As the economy starts to emerge from the impact of the COVID-19 pandemic and multiple lockdowns, many law firms will be considering not only how they can ensure the firm survives but how to bounce back stronger and more resilient to the economic challenges they may have faced during the past year. This might include reviving shelved pre-COVID-19 merger plans or re-appraising their existing business plans in light of the ‘new normal’ to include mergers or bolt-on acquisitions aimed at enhancing strategic growth opportunities. Inevitably, there will be some distressed law firms that are seeking a merger as a protective measure to mitigate against financial difficulties.
A successful law firm merger was not easy before the pandemic let alone amidst the current turbulent and uncertain trading conditions. In this news alert, Zulon Begum, and Wonu Sanda discuss some of the key issues that need to be addressed for a merger to be successful.
Identify the right merger partner
The merger process from start to finish can take many months, in some cases even years. One of the first and most important steps is to find the right firm to merge with.
Setting clear objectives for the merger (whether it be practice synergies, market expansion, succession planning or to avoid financial distress) is the key to identifying the right merger partner. The importance of a finding a firm with a cultural fit should not be underestimated (given that law firms are essentially people businesses) and will help to smooth the process when it comes to negotiations and integration of the firms following the merger. However, the subjectivity of what a “a cultural fit” means and the fact that a firm’s true culture might only come to light after due diligence and negotiations have commenced often makes it the hardest test to pass.
As society begins to unlock, and alongside the inevitable virtual meetings, senior management teams and leaders of potential merger parties will no doubt want to prioritise holding face to face meetings safely where possible with a small number of constituents, to assist with making their assessment of cultural fit.
Preparations to strengthen negotiating position
Both merger parties should ensure that their firm is in the strongest possible position to attract a merger partner and, if necessary, take steps to prevent any unexpected roadblocks or deal breakers down the line. A firm that is seeking to merge may find it a good investment of time and resources to undertake a degree of ‘reverse’ due diligence on itself to identify potential issues that may arise and how it can mitigate the effects of any problems (e.g., high PII costs due to an adverse claims history or expensive lease and annuity obligations).
A firm’s partner remuneration structure and the increased risk of client conflicts are also common sources of stumbling blocks. Fundamental differences in partner remuneration structures can be difficult to overcome. Firms should discuss and agree on the remuneration structure that will and will not work for the merged firm and its partners.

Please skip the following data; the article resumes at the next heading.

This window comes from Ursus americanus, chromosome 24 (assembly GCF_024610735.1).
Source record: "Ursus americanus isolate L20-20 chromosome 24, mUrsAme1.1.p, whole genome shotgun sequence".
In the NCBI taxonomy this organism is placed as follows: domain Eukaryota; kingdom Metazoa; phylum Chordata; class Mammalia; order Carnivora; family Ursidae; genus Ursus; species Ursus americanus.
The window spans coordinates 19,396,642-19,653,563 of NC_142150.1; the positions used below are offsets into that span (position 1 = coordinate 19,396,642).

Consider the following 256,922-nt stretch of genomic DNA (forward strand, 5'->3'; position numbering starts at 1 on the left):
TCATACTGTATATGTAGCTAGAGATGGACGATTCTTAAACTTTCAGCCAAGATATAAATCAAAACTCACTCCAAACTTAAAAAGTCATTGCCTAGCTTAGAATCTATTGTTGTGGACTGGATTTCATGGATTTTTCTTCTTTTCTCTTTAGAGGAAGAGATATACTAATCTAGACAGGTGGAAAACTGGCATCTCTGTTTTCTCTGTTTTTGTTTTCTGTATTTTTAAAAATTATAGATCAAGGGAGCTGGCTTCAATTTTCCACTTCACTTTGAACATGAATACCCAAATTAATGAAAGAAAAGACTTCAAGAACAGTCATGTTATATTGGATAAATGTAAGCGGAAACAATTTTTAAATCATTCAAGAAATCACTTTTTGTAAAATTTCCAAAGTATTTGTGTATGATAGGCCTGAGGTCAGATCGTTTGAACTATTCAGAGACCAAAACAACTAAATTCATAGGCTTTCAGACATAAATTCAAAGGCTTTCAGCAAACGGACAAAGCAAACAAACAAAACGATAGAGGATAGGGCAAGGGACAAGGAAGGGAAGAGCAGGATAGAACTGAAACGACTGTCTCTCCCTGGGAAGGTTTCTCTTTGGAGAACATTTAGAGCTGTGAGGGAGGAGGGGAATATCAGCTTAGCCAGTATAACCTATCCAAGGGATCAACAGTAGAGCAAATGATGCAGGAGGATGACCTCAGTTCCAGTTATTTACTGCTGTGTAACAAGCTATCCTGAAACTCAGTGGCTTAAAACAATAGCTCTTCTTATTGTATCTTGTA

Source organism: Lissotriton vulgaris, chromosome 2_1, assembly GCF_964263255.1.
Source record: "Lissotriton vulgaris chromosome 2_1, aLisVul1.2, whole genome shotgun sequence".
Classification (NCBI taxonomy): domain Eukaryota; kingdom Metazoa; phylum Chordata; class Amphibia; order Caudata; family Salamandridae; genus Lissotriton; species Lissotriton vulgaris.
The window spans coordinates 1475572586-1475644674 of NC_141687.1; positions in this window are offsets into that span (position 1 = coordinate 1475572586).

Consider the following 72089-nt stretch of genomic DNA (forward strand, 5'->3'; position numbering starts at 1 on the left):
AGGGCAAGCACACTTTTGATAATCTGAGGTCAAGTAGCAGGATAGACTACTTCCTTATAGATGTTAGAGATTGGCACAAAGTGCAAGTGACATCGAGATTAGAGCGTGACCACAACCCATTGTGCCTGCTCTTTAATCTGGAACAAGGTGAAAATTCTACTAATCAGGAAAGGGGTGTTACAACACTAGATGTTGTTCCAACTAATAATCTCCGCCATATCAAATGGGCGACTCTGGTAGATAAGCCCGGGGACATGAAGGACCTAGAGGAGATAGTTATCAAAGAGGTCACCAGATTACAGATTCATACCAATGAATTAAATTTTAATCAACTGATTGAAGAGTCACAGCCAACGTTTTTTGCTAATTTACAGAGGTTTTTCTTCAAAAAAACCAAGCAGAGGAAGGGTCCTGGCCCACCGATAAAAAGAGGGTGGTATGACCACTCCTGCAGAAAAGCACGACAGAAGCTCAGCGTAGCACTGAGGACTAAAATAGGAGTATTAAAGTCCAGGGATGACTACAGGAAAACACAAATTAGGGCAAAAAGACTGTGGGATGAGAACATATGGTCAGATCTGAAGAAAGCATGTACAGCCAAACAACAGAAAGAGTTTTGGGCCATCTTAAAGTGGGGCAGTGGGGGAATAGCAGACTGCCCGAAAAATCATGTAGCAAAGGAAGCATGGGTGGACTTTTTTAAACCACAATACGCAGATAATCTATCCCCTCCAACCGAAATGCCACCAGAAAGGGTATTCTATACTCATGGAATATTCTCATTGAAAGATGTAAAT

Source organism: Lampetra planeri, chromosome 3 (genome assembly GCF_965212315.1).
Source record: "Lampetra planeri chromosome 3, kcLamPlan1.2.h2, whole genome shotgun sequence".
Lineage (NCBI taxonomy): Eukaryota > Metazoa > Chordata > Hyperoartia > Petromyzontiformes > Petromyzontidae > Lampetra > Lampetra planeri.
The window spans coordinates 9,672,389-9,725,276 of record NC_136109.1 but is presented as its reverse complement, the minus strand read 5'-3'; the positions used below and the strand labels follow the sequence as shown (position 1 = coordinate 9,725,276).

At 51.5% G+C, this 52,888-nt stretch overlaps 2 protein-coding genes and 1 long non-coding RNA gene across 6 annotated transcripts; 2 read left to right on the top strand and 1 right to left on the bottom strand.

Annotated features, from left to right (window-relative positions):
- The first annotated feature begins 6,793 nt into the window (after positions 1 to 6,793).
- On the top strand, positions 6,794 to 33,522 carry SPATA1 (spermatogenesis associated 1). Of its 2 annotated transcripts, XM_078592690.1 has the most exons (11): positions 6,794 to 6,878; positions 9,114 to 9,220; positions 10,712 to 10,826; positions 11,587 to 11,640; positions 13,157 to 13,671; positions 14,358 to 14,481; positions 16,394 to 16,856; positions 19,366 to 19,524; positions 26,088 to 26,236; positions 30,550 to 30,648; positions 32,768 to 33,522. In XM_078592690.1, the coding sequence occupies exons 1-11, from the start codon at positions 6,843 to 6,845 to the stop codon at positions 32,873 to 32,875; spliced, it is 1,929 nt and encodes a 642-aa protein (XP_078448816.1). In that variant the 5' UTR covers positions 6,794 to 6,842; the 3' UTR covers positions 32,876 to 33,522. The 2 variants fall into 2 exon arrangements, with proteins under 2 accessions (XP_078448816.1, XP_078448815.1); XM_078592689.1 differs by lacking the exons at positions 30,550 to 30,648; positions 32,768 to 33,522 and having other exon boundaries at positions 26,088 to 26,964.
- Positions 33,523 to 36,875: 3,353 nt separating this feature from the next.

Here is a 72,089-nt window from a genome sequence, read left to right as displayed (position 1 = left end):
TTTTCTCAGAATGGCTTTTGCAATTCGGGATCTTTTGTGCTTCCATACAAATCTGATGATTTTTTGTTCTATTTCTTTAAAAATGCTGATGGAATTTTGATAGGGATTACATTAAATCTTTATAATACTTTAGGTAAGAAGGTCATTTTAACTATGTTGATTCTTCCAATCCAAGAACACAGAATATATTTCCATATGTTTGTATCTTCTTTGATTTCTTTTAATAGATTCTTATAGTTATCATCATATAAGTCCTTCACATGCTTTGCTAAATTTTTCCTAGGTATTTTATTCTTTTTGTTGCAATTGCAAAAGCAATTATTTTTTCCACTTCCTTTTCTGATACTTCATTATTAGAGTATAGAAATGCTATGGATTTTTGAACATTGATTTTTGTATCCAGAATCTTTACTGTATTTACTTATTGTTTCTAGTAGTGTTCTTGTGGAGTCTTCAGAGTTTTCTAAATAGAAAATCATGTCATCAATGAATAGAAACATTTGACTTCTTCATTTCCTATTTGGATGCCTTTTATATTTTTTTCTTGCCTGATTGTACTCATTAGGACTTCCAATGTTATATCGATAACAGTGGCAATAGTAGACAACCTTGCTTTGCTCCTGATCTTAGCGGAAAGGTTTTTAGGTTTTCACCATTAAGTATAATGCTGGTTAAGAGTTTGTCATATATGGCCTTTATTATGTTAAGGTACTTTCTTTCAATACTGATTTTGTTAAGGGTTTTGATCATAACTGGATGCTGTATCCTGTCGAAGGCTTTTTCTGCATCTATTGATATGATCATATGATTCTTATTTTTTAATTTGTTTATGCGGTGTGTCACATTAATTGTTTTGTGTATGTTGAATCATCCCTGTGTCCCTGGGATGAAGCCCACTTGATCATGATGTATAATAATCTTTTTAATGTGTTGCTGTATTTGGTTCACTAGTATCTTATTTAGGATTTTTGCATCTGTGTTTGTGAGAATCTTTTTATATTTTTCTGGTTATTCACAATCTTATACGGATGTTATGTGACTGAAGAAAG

The merger due diligence process may reveal potential client conflicts between the merger parties. If the only resolution is to let go of significant clients, the potential synergies from the merger will become less attractive. Before agreeing a merger, both firms need to identify their critical clients and consider the feasibility and effects of giving up one or more of those clients to progress the merger deal.
Securing partner buy-in
Both firms need to approve the deal and the partners will need to sign up to new terms for the merged firm.
The firms should review their respective partnership agreements to ensure that the requisite number of votes to approve the deal is achievable (i.e. is a 90% majority realistic and does any partner have a veto?) and that the applicable voting procedures can be followed (particularly if it continues to be difficult to hold large physical meetings). If not, changes may need to be introduced (with caution) to prevent the merger being blocked by influential dissenting partners.
Any departure of rainmaking or influential partners and employees or a valuable team, before or after the merger, has the potential to destabilise a firm and put an end to the merger. Common triggers for departures include unwanted changes to roles, career progression and remuneration and a lack of confidence in the strategy and management of the merged firm.
It is vital to ensure that both merger parties have an effective and tightly managed communication strategy to prevent uncertainty and maintain partner buy-in.
Effective business protections
Both merger parties and, if the merger proceeds to completion, the merged firm should ensure that they have effective contractual protections to protect their business and reputation.
The business protections that are key in a proposed merger (in addition to the usual protections), are team move restrictions (to prevent a mass exodus or loss of a critical department) and a lock-in period (for partners to remain at the merged firm for a specified period).
Confidentiality obligations and a clear internal and external communications strategy are also important (especially whilst staff are working remotely) to prevent merger negotiations being leaked prematurely or confidential information falling into the hands of a competitor.
A version of this article was first published on 12 March, 2021 by Law.com,
If you are a partnership or LLP and are considering a merger or demerger and would like to find out about how we can support you through the process, or if you have any other queries on the content of this alert, please get in touch with Zulon Begum or Wonu Sanda, who specialise in partnership matters.